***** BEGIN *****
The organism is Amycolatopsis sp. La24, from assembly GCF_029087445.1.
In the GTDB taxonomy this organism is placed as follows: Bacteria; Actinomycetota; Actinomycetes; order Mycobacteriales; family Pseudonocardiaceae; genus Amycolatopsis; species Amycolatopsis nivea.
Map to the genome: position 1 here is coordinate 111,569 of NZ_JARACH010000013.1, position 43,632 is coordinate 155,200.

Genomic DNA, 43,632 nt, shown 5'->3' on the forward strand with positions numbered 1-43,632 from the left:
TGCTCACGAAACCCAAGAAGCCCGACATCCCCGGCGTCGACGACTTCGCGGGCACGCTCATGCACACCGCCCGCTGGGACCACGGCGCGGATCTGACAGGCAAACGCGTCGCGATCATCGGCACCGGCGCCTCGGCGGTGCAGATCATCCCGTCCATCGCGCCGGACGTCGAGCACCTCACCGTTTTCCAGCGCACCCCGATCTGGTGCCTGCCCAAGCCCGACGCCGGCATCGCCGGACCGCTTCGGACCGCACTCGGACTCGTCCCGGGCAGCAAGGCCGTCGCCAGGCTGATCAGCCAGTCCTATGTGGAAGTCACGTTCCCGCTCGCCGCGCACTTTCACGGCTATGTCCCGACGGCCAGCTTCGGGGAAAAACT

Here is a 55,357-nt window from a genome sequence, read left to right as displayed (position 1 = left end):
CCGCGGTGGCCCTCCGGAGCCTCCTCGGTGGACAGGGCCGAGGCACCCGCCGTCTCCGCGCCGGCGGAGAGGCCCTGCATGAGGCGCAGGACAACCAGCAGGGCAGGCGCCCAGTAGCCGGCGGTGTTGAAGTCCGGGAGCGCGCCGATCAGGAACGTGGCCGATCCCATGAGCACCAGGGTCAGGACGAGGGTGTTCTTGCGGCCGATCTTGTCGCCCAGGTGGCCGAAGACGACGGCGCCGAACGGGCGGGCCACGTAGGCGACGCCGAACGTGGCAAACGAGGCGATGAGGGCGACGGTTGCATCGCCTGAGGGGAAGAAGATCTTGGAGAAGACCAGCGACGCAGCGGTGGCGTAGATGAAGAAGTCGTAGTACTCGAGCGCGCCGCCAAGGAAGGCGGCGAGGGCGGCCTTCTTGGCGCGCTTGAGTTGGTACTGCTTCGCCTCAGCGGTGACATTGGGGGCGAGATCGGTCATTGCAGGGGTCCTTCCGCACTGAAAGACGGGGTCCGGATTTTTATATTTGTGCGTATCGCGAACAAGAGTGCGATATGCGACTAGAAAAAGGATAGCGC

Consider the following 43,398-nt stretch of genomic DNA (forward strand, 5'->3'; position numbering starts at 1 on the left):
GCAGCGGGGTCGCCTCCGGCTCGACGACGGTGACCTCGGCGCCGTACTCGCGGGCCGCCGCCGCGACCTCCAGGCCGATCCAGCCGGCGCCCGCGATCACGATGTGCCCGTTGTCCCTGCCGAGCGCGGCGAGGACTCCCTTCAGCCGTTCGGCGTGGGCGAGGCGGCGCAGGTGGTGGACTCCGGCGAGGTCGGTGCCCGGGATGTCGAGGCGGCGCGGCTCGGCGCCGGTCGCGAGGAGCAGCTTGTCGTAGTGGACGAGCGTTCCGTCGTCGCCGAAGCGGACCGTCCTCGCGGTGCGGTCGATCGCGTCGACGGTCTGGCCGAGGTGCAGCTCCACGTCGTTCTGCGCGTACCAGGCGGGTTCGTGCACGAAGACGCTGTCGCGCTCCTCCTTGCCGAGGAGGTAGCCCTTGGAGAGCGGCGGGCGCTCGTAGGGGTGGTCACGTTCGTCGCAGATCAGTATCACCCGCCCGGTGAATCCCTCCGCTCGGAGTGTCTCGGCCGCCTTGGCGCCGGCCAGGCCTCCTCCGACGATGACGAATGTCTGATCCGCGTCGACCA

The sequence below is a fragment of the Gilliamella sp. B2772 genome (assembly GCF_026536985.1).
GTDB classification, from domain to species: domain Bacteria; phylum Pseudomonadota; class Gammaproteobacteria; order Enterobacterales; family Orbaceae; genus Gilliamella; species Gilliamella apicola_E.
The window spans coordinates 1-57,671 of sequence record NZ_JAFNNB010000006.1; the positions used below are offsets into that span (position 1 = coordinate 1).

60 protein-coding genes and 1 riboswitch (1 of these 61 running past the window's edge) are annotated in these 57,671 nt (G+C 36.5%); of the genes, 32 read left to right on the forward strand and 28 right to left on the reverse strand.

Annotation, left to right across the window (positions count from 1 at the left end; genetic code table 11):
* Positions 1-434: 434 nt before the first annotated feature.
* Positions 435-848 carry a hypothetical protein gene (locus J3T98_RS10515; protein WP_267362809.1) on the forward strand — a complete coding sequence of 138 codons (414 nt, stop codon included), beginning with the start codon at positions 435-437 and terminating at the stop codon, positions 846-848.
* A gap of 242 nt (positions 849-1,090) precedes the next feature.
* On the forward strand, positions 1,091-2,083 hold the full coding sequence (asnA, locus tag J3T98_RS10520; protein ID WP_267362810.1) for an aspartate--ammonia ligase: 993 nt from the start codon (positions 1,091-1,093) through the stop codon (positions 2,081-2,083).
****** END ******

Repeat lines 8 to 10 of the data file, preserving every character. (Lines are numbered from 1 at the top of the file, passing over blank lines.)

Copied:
Consider the following 43,398-nt stretch of genomic DNA (forward strand, 5'->3'; position numbering starts at 1 on the left):
GCAGCGGGGTCGCCTCCGGCTCGACGACGGTGACCTCGGCGCCGTACTCGCGGGCCGCCGCCGCGACCTCCAGGCCGATCCAGCCGGCGCCCGCGATCACGATGTGCCCGTTGTCCCTGCCGAGCGCGGCGAGGACTCCCTTCAGCCGTTCGGCGTGGGCGAGGCGGCGCAGGTGGTGGACTCCGGCGAGGTCGGTGCCCGGGATGTCGAGGCGGCGCGGCTCGGCGCCGGTCGCGAGGAGCAGCTTGTCGTAGTGGACGAGCGTTCCGTCGTCGCCGAAGCGGACCGTCCTCGCGGTGCGGTCGATCGCGTCGACGGTCTGGCCGAGGTGCAGCTCCACGTCGTTCTGCGCGTACCAGGCGGGTTCGTGCACGAAGACGCTGTCGCGCTCCTCCTTGCCGAGGAGGTAGCCCTTGGAGAGCGGCGGGCGCTCGTAGGGGTGGTCACGTTCGTCGCAGATCAGTATCACCCGCCCGGTGAATCCCTCCGCTCGGAGTGTCTCGGCCGCCTTGGCGCCGGCCAGGCCTCCTCCGACGATGACGAATGTCTGATCCGCGTCGACCA

The sequence below is a fragment of the Gilliamella sp. B2772 genome (assembly GCF_026536985.1).